After leaving Jaisalmer we traveled through the Thar desert , over-nighting in several different locations, utilizing open jeeps for transport to local villages in order to view and photograph authentic, rural Rajashatan life.

We visited Brahmin, Rajput, Bishnoi and “untouchable” villages, where centuries old traditions still remain.  My favorite stop is always the untouchable’s village, where I’ve come to know a delightful woman who always cooks fresh goat milk tea for me.

A few years back this particular woman captured the hearts of my readership after I uploaded this blog post about my encounter with her. Click the link to read  “The Untouchable”

I’ll post 19 more images below, enjoy, and please feel free to comment.


8 Responses to “India Photo Tour: Villages En Route To Pushkar” Subscribe

  1. Ursula December 3, 2012 at 10:44 am #

    What a fabulous set! I particularly love the old man in the mustard turban and the last girl; what eyes!!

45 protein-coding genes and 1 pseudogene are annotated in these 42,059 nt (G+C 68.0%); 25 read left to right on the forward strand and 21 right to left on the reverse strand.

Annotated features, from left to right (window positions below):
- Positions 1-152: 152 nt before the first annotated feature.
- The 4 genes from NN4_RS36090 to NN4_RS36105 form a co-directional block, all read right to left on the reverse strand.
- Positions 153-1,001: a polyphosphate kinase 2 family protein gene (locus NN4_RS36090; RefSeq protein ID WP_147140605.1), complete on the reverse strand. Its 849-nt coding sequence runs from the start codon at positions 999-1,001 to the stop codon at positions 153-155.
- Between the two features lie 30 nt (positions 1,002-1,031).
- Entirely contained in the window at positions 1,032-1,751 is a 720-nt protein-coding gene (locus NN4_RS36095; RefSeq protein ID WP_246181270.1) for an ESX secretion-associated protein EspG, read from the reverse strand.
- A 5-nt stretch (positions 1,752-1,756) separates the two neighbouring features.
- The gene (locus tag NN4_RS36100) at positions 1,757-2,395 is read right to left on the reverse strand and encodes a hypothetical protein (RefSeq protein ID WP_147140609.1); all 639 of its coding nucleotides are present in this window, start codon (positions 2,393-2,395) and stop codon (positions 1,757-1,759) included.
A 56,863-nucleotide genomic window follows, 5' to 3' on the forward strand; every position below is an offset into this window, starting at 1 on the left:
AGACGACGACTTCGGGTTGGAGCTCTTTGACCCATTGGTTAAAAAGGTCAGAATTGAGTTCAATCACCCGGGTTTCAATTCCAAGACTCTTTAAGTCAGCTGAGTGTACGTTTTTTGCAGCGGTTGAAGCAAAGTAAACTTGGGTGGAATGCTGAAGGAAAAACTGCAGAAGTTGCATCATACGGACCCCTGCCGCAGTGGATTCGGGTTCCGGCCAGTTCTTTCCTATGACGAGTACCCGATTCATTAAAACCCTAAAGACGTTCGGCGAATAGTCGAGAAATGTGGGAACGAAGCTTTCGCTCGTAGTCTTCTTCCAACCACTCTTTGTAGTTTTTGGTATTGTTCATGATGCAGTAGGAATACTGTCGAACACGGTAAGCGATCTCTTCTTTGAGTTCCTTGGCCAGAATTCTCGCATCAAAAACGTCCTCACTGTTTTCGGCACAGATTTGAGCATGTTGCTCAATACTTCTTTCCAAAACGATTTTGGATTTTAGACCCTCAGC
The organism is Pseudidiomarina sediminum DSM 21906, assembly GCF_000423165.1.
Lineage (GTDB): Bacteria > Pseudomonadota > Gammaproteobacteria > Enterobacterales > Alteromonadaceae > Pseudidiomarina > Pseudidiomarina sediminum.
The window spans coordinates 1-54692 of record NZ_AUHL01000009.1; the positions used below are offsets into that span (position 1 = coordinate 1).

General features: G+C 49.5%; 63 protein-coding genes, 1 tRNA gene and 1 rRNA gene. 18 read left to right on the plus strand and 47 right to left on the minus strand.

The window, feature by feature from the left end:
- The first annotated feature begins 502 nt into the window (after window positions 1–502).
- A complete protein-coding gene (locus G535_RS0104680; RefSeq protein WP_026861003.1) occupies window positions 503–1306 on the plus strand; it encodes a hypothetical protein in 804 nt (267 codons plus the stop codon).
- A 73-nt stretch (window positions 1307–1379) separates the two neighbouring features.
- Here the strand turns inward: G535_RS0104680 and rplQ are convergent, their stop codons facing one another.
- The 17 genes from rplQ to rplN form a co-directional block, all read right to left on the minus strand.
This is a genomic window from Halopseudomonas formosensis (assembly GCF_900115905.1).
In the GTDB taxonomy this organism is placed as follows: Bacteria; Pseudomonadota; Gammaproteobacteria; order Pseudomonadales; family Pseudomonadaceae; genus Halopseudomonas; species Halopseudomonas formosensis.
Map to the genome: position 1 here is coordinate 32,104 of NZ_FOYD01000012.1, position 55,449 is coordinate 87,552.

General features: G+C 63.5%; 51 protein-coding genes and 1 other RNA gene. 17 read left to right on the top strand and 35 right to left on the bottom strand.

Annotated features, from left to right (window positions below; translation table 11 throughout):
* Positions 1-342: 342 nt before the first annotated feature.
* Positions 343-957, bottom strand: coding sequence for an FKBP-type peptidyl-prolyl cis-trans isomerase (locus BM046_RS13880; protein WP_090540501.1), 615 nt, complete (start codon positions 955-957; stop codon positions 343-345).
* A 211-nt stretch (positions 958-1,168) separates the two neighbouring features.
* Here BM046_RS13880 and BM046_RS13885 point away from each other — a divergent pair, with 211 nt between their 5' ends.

2. Marcus December 3, 2012 at 11:14 am #

    Great shots – I did much the same for a couple of days in 2010 and loved it!

    BTW the Angkor Workshops link on this site is broken.

  3. Lisa December 3, 2012 at 1:31 pm #

    Beautiful images Karl. Very special. It does my heart good to see familiar faces! Thank you!

  4. Karen O'Hern December 3, 2012 at 6:43 pm #

    Karl, I love this set of portraits – the adult portraits are quiet, yet so expressive. Really beautiful.

  5. steve abruzzo December 7, 2012 at 2:29 am #

    Great job as always. Do you use a local guide to get into their homes or get close to them with wide angle lens? I shot in Rajastan 2 years ago and was solo, so it was not always easy to get in close other than the kids or some adults outdoors.

  6. Patsy Birchfield December 10, 2012 at 3:56 pm #

    Love the smiling children shots……beautiful set as always….

  7. Erin Wilson December 13, 2012 at 2:55 am #

    As the others have said… a fine set of images. Beautiful lighting and clear colours… love the quality of colours. Your images of the man in the mustard turban and fantastic (though crooked) glasses are wonderful. And a great example of what it is to make a portrait with dignity. It would have been easy to create an image where he looked like a “character”. You’ve shown what it is to simply capture the man. It’s beautiful.

  8. sally bucko January 14, 2013 at 5:52 pm #

    I love the perspective on the spice lady, esp the first one!

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